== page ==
Again, you need to think about this in advance. Hashtags that are not related to specific events tend to work better with the US audience. The practice is simply more widespread among users. That’s not to say other territories don’t use them though, and they are particularly prevalent in our market sector, so do make sure you experiment yourself.

That said, they work. Tweetdeck now helpfully offers you suggested hashtags as you type in certain phrases, which I’m assuming are based on popular combos.

#Socialmedia works better than just #social, and #contentmarketing seems to be a big hit at the moment.

Tweets with hashtags definitely get higher engagement, but don’t use more than two in a tweet.


Popular wisdom suggests that adding in an @name will increase exposure, and it appears to have a very slight impact on engagement as well.

It’s not a world beater though (although you use @OneDirection at your peril), so may be better employed when you want someone to know about an article you’ve written or are just after some good old customer service.

The quest for the ultimate Tweet

Is there an optimum mix? Probably not. Based on our experiences it appears if you are using the right kind of images then they are a gift that keeps on giving, but be sure to mix them up so that you don’t become too dry and formulaic.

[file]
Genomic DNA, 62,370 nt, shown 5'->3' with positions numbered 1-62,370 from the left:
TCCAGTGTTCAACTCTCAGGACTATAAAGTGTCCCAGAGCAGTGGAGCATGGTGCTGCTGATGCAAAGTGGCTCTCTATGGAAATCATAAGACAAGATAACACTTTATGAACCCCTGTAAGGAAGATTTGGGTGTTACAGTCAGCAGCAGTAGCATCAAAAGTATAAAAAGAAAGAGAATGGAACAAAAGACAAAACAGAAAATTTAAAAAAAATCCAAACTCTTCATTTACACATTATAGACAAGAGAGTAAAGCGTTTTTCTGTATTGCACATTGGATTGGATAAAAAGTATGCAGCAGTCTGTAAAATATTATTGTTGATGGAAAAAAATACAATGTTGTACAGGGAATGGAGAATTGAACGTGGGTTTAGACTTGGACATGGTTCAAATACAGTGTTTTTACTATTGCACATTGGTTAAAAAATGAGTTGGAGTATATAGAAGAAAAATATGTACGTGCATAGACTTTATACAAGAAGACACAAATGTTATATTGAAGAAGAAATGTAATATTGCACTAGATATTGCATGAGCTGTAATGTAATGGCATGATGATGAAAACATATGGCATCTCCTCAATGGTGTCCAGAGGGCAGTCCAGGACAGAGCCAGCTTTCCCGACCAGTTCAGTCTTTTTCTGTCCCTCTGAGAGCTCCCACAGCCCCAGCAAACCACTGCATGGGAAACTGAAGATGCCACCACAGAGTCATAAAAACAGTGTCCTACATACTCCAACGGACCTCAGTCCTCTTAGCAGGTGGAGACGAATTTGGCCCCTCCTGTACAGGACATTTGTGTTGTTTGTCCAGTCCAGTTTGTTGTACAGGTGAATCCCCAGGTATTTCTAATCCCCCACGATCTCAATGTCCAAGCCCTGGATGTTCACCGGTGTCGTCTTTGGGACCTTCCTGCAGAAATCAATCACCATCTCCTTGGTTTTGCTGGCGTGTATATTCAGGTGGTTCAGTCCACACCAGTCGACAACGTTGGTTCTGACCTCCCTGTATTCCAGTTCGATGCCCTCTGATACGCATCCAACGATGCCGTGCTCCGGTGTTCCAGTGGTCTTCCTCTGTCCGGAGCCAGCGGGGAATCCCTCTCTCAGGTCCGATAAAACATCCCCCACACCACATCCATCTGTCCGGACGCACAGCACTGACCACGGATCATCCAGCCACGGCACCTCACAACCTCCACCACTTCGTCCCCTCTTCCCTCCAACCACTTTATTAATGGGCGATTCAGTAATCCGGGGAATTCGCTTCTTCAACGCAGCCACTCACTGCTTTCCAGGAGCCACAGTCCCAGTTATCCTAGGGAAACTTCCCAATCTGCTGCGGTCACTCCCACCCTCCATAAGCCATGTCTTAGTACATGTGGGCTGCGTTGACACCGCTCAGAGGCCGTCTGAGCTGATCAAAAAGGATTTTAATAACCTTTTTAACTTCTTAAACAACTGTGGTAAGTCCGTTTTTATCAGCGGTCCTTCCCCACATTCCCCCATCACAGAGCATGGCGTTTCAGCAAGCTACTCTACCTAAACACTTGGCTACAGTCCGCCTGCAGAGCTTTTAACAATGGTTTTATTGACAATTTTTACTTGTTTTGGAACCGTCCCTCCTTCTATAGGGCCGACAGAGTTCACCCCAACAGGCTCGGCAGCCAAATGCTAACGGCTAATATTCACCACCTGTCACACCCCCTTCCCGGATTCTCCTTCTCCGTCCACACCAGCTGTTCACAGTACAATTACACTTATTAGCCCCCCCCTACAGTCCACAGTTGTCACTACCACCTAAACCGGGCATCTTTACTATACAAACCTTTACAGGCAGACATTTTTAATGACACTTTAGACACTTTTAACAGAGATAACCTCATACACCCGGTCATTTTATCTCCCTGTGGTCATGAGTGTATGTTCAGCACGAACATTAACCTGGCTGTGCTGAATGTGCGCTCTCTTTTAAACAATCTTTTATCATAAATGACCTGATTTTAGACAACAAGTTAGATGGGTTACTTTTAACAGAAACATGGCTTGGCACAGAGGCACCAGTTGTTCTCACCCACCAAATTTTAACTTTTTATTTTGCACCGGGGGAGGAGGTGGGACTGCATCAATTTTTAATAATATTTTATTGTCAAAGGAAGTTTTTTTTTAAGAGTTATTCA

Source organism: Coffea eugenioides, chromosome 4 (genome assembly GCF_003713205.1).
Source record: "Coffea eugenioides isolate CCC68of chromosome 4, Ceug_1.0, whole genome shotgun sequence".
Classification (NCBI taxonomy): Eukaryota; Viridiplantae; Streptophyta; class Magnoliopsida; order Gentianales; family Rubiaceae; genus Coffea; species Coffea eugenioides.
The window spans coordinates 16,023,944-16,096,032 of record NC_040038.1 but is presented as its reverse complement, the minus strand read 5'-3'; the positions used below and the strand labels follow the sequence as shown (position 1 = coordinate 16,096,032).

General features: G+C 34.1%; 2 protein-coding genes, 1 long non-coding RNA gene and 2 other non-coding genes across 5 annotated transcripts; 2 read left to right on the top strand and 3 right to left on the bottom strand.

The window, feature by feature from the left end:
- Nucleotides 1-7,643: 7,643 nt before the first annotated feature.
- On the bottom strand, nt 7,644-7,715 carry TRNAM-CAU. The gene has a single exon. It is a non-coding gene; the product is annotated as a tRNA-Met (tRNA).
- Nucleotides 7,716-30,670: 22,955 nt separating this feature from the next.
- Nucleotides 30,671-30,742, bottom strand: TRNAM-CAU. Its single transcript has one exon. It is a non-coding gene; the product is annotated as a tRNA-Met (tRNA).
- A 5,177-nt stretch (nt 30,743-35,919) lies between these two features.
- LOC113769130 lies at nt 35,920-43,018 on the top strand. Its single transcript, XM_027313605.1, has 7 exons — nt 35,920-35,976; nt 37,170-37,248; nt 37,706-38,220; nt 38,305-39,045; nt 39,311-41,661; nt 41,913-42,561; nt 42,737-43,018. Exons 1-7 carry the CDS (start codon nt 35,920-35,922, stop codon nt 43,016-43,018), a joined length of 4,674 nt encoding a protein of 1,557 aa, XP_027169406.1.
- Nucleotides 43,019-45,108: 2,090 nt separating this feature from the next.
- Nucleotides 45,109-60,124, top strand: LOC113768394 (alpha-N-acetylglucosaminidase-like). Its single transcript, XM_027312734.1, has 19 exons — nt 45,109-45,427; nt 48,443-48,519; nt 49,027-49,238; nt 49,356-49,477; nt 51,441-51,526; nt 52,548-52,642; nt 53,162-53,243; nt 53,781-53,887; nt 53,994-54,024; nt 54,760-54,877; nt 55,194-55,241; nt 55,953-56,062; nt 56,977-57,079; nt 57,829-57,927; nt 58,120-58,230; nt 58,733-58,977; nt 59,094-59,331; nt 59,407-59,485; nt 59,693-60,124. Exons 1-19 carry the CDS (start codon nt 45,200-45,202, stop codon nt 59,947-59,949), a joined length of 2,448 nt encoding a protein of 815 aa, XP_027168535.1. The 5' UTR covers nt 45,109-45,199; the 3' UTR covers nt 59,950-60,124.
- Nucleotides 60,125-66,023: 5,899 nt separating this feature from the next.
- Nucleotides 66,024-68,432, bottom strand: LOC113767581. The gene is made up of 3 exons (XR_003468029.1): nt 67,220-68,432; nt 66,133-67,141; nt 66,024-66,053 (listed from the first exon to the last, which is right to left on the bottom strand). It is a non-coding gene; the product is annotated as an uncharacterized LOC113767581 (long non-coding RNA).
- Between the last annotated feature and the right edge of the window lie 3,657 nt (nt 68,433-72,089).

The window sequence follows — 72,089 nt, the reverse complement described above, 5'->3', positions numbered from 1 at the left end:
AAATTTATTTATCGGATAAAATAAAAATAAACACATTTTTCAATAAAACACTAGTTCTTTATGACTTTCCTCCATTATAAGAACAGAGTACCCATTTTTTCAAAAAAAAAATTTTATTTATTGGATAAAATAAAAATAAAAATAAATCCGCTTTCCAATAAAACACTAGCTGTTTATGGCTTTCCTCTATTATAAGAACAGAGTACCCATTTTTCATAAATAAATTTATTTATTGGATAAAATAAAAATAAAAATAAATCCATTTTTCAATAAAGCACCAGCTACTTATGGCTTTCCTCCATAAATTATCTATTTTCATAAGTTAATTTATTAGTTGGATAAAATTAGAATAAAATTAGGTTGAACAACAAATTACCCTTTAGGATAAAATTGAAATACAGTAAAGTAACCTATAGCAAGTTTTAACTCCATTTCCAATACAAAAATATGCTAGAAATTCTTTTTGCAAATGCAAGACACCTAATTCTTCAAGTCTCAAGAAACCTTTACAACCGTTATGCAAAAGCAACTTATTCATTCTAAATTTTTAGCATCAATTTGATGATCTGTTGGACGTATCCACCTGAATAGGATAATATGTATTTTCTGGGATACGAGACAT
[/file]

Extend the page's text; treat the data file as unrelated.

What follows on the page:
Likewise, add personal touches and communicate personality through these images as you go.

For @Econsultancy at least, the ideal tweet looks something like this:

(And yes, I do urge you to check out as often as possible) Add these to existing optimisation rules (Keep tweets under 90 characters if possible, don’t flood your followers feeds if you can help it etc etc) and you can’t lose.*

Using these ideas has seen engagement, on average, quadruple around each of @Econsultancy’s tweets in the past few months.

*Losing still possible if your content is rubbish.